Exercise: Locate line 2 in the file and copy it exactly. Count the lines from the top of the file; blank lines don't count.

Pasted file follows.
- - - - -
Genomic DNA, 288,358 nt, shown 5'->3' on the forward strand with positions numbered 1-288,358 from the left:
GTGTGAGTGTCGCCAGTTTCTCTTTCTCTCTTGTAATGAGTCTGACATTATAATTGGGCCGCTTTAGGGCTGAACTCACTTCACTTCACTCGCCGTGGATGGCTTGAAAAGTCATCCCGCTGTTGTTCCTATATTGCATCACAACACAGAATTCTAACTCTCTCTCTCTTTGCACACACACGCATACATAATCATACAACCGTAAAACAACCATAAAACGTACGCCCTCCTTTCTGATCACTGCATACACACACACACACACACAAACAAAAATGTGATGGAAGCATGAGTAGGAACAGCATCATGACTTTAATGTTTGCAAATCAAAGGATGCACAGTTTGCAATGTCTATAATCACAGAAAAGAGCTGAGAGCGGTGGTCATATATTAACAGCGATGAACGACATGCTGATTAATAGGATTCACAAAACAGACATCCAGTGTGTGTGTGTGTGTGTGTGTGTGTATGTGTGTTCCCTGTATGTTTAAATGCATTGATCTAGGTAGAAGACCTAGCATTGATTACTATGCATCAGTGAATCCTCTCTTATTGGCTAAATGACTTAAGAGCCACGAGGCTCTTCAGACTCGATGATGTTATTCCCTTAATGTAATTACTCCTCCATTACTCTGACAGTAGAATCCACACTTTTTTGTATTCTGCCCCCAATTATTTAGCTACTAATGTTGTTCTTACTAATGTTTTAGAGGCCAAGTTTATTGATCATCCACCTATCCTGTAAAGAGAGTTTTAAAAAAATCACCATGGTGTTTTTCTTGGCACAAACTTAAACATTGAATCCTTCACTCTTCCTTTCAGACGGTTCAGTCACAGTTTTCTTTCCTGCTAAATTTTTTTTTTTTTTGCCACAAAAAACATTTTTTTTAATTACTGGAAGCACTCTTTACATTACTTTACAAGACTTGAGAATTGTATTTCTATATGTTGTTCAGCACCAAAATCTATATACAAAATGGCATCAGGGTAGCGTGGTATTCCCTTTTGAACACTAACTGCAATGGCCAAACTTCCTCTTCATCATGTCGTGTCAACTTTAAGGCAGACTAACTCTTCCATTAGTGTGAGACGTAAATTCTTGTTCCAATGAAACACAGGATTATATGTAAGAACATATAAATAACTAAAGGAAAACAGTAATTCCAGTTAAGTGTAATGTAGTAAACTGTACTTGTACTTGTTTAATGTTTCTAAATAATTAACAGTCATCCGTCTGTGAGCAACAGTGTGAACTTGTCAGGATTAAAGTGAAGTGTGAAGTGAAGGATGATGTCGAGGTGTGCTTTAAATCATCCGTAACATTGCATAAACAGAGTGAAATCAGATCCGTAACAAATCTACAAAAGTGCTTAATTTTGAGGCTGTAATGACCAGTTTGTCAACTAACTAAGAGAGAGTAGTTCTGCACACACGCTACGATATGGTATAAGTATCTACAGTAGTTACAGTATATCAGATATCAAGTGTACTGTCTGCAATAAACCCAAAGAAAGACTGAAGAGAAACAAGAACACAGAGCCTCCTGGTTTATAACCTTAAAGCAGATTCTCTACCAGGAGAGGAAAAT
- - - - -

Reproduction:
GTGTGAGTGTCGCCAGTTTCTCTTTCTCTCTTGTAATGAGTCTGACATTATAATTGGGCCGCTTTAGGGCTGAACTCACTTCACTTCACTCGCCGTGGATGGCTTGAAAAGTCATCCCGCTGTTGTTCCTATATTGCATCACAACACAGAATTCTAACTCTCTCTCTCTTTGCACACACACGCATACATAATCATACAACCGTAAAACAACCATAAAACGTACGCCCTCCTTTCTGATCACTGCATACACACACACACACACACAAACAAAAATGTGATGGAAGCATGAGTAGGAACAGCATCATGACTTTAATGTTTGCAAATCAAAGGATGCACAGTTTGCAATGTCTATAATCACAGAAAAGAGCTGAGAGCGGTGGTCATATATTAACAGCGATGAACGACATGCTGATTAATAGGATTCACAAAACAGACATCCAGTGTGTGTGTGTGTGTGTGTGTGTGTATGTGTGTTCCCTGTATGTTTAAATGCATTGATCTAGGTAGAAGACCTAGCATTGATTACTATGCATCAGTGAATCCTCTCTTATTGGCTAAATGACTTAAGAGCCACGAGGCTCTTCAGACTCGATGATGTTATTCCCTTAATGTAATTACTCCTCCATTACTCTGACAGTAGAATCCACACTTTTTTGTATTCTGCCCCCAATTATTTAGCTACTAATGTTGTTCTTACTAATGTTTTAGAGGCCAAGTTTATTGATCATCCACCTATCCTGTAAAGAGAGTTTTAAAAAAATCACCATGGTGTTTTTCTTGGCACAAACTTAAACATTGAATCCTTCACTCTTCCTTTCAGACGGTTCAGTCACAGTTTTCTTTCCTGCTAAATTTTTTTTTTTTTTGCCACAAAAAACATTTTTTTTAATTACTGGAAGCACTCTTTACATTACTTTACAAGACTTGAGAATTGTATTTCTATATGTTGTTCAGCACCAAAATCTATATACAAAATGGCATCAGGGTAGCGTGGTATTCCCTTTTGAACACTAACTGCAATGGCCAAACTTCCTCTTCATCATGTCGTGTCAACTTTAAGGCAGACTAACTCTTCCATTAGTGTGAGACGTAAATTCTTGTTCCAATGAAACACAGGATTATATGTAAGAACATATAAATAACTAAAGGAAAACAGTAATTCCAGTTAAGTGTAATGTAGTAAACTGTACTTGTACTTGTTTAATGTTTCTAAATAATTAACAGTCATCCGTCTGTGAGCAACAGTGTGAACTTGTCAGGATTAAAGTGAAGTGTGAAGTGAAGGATGATGTCGAGGTGTGCTTTAAATCATCCGTAACATTGCATAAACAGAGTGAAATCAGATCCGTAACAAATCTACAAAAGTGCTTAATTTTGAGGCTGTAATGACCAGTTTGTCAACTAACTAAGAGAGAGTAGTTCTGCACACACGCTACGATATGGTATAAGTATCTACAGTAGTTACAGTATATCAGATATCAAGTGTACTGTCTGCAATAAACCCAAAGAAAGACTGAAGAGAAACAAGAACACAGAGCCTCCTGGTTTATAACCTTAAAGCAGATTCTCTACCAGGAGAGGAAAAT